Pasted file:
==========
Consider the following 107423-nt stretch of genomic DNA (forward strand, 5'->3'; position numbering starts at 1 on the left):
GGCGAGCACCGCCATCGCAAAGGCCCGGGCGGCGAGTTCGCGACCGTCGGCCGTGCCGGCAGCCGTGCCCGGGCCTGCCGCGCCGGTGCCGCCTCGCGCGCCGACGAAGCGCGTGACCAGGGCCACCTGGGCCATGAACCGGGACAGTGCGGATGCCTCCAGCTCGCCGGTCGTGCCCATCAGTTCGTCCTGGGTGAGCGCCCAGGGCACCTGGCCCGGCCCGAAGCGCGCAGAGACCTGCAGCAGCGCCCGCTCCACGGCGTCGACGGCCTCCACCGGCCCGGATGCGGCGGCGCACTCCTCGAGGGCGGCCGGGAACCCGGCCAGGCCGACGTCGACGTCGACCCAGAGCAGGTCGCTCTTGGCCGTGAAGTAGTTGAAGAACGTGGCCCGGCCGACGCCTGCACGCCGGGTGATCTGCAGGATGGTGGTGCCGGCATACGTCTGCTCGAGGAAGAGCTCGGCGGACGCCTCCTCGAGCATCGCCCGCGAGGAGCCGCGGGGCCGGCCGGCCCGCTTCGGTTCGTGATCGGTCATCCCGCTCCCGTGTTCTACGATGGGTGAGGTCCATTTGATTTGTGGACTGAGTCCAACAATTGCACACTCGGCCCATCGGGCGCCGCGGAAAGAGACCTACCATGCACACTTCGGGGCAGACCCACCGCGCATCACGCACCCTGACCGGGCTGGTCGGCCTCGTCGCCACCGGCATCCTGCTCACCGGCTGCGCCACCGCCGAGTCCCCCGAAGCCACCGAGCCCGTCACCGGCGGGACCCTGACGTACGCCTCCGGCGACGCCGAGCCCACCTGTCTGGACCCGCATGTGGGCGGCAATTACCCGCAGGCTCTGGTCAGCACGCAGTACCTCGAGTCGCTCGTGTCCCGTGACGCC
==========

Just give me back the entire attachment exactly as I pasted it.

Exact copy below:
Consider the following 107423-nt stretch of genomic DNA (forward strand, 5'->3'; position numbering starts at 1 on the left):
GGCGAGCACCGCCATCGCAAAGGCCCGGGCGGCGAGTTCGCGACCGTCGGCCGTGCCGGCAGCCGTGCCCGGGCCTGCCGCGCCGGTGCCGCCTCGCGCGCCGACGAAGCGCGTGACCAGGGCCACCTGGGCCATGAACCGGGACAGTGCGGATGCCTCCAGCTCGCCGGTCGTGCCCATCAGTTCGTCCTGGGTGAGCGCCCAGGGCACCTGGCCCGGCCCGAAGCGCGCAGAGACCTGCAGCAGCGCCCGCTCCACGGCGTCGACGGCCTCCACCGGCCCGGATGCGGCGGCGCACTCCTCGAGGGCGGCCGGGAACCCGGCCAGGCCGACGTCGACGTCGACCCAGAGCAGGTCGCTCTTGGCCGTGAAGTAGTTGAAGAACGTGGCCCGGCCGACGCCTGCACGCCGGGTGATCTGCAGGATGGTGGTGCCGGCATACGTCTGCTCGAGGAAGAGCTCGGCGGACGCCTCCTCGAGCATCGCCCGCGAGGAGCCGCGGGGCCGGCCGGCCCGCTTCGGTTCGTGATCGGTCATCCCGCTCCCGTGTTCTACGATGGGTGAGGTCCATTTGATTTGTGGACTGAGTCCAACAATTGCACACTCGGCCCATCGGGCGCCGCGGAAAGAGACCTACCATGCACACTTCGGGGCAGACCCACCGCGCATCACGCACCCTGACCGGGCTGGTCGGCCTCGTCGCCACCGGCATCCTGCTCACCGGCTGCGCCACCGCCGAGTCCCCCGAAGCCACCGAGCCCGTCACCGGCGGGACCCTGACGTACGCCTCCGGCGACGCCGAGCCCACCTGTCTGGACCCGCATGTGGGCGGCAATTACCCGCAGGCTCTGGTCAGCACGCAGTACCTCGAGTCGCTCGTGTCCCGTGACGCC